Last year's Verizon Data Breach Investigations Report remained largely commensurate with preceding ones that implicitly argued in favor of adapting sound attack surface intelligence initiatives to curb the steady growth of cybercrime.
Needless to say, this pursuit is anything but trivial; easier said than done, others would say. In building complex digital infrastructure, where the frequent mode du jour entails the debilitating choice of technology accretion overcareful system design, the incumbencies derived from such an undisciplined architectural layering are all too obvious: a systemic increase of risk in all its derivatives, data mishandling resulting in opportunistic gains from an attacker's perspective, and misplaced defensive mechanisms that burden security teams beyond measure.
Moreover, identifying malicious intent on the part of threat actors categorically implies the incremental discovery of discrete attack vectors from all sides of cyber defense. For example, are there any specific external-facing endpoints or cloud services coming under constant scrutiny from unknown sources, and, if they are, have all obligations been met to ensure the proper monitoring and protection of those assets? Conceptually, it follows that the sum of all these data paths constitutes the vulnerability space that any pragmatic attacker is likely to target first.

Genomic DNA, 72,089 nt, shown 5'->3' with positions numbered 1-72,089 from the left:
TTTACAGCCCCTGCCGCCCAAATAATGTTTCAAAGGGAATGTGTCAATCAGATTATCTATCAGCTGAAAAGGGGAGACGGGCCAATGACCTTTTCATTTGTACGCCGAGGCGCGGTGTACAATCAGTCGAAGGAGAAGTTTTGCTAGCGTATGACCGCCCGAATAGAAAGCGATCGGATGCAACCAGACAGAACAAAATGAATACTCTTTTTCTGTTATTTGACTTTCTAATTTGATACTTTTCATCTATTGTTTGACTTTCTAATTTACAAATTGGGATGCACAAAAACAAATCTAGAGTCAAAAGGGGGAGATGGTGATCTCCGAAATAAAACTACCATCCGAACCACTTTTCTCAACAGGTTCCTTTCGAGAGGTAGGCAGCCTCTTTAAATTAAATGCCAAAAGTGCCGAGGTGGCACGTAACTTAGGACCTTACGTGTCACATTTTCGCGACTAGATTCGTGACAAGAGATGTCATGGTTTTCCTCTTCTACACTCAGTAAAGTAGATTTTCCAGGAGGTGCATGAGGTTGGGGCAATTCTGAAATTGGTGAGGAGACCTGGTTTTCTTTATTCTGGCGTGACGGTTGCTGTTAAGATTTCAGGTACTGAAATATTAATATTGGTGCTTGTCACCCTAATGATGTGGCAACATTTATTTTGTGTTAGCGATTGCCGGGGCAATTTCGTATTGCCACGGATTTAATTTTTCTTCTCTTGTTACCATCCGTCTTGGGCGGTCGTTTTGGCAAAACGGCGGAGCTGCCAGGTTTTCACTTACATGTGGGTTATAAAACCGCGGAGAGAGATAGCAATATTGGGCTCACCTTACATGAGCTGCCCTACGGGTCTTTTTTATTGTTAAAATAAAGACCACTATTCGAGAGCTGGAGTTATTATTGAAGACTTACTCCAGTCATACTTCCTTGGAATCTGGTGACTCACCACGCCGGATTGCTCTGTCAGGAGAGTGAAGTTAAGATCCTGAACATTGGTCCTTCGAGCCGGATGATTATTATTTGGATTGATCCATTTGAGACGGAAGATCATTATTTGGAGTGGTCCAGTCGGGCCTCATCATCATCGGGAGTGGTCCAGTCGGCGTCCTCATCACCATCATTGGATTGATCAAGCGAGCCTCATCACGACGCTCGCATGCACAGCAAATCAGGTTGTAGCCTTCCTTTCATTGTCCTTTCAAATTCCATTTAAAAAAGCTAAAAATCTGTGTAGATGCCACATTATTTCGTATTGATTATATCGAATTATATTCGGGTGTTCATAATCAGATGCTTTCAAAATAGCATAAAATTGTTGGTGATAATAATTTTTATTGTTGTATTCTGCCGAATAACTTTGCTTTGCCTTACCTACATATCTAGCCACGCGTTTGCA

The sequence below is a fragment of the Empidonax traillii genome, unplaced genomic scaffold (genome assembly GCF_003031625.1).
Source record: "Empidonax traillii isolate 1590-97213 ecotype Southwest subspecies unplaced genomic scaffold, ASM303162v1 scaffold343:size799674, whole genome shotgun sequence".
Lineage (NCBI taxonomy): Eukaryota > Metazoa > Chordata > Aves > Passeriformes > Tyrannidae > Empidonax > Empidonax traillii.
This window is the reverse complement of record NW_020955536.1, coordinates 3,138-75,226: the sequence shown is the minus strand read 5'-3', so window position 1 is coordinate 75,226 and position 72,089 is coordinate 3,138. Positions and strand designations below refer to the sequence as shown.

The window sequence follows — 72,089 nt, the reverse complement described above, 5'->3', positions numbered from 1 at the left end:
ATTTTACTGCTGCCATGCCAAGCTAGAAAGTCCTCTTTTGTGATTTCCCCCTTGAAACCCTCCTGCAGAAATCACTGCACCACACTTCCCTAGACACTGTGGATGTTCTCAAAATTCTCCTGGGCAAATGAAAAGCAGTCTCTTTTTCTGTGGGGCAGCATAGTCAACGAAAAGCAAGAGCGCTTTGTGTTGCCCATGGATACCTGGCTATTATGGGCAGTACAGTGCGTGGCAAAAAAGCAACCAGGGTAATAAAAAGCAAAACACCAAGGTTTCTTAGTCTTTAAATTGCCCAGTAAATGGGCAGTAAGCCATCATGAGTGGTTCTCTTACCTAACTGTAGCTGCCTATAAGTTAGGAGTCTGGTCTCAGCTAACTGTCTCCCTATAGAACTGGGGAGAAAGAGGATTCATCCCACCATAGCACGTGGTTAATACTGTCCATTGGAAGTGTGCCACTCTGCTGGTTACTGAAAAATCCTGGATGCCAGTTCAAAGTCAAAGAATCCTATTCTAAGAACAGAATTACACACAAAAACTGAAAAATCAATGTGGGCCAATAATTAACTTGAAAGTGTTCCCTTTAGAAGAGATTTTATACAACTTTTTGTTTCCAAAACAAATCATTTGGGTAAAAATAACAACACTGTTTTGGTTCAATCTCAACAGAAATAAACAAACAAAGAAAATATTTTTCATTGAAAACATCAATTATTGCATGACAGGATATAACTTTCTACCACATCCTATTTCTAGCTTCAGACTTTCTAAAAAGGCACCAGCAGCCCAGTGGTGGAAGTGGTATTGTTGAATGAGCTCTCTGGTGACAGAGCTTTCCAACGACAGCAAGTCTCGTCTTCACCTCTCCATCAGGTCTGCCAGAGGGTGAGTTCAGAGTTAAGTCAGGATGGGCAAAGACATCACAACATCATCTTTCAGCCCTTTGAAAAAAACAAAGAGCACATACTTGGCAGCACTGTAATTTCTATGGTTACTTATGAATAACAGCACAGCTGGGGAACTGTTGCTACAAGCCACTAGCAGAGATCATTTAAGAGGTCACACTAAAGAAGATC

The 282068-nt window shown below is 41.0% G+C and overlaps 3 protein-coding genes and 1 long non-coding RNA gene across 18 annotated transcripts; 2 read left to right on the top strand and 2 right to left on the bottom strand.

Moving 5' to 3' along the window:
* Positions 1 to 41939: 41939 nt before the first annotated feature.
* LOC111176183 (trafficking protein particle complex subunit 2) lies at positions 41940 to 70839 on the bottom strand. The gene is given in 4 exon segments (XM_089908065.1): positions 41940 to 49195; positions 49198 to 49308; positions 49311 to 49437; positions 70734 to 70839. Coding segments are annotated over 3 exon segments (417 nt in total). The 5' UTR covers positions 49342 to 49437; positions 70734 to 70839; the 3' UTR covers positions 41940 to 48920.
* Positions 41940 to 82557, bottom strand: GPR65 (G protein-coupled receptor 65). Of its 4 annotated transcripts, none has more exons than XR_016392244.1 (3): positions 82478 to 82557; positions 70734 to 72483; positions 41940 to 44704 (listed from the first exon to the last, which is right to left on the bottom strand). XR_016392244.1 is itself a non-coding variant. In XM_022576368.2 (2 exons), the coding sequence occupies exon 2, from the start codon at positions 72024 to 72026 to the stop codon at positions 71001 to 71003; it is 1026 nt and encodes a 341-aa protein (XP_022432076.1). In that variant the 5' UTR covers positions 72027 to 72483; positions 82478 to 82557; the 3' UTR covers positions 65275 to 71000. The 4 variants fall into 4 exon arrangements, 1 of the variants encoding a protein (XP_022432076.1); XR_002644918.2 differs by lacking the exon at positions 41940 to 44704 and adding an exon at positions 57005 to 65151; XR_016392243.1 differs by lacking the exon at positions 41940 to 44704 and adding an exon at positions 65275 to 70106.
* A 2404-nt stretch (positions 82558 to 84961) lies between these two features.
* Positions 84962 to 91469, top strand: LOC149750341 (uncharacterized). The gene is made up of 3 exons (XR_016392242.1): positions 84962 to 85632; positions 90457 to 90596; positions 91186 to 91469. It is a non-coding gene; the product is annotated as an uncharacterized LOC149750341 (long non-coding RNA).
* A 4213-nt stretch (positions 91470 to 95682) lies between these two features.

- Challenges in detecting malicious intent in IT infrastructure
- How ASI helps correlate malicious intent
- In summary
Challenges in detecting malicious intent in IT infrastructure
As cloud computing implementation continues to expand, so too must our collective pursuit of adaptive security measures. And there isn't a lack of variety when it comes to identifying any potential challenges in this area.
Architecturally speaking, for instance, the ecosystem's rapid expansion is known to drastically exacerbate zones of unidentified exposure as speed and productivity take precedence in the race for competitive advantage—a proven, warning indicator of risky behavior backed by an entire lineage of past and recent corporate data breaches. Similar models suggest that software-defined resources suffer from a critical subset of these conditions as SaaS becomes the predominant player across organizations.
Hewing closely to this understanding that the cloud inherently exhibits complex behavior, however, it is often trivial to identify patterns that may lead to unintended consequences. Ironically, many companies are still choosing the reactive approach to security despite a mounting amount of evidence suggesting that miscreants are not only getting craftier at targeting specific technologies, but they are doing so in a quicksilver fashion with the help of open-source proofs of concept and automation. There is also the misplaced assertion that asset inventory platforms and vulnerability scanners are able to tell the whole story while, in reality, they can leave important visibility gaps or even askew some results.
Finally, we have the rapid evolution of containerized (cloud-native) services, orchestration, and serverless functionality for which traditional security controls have proven fairly inadequate. This is due in great part to the arbitrary rate of change that these systems can experience throughout their lifetime and the lack of real-time visibility offered by most specialized tools.
How ASI helps correlate malicious intent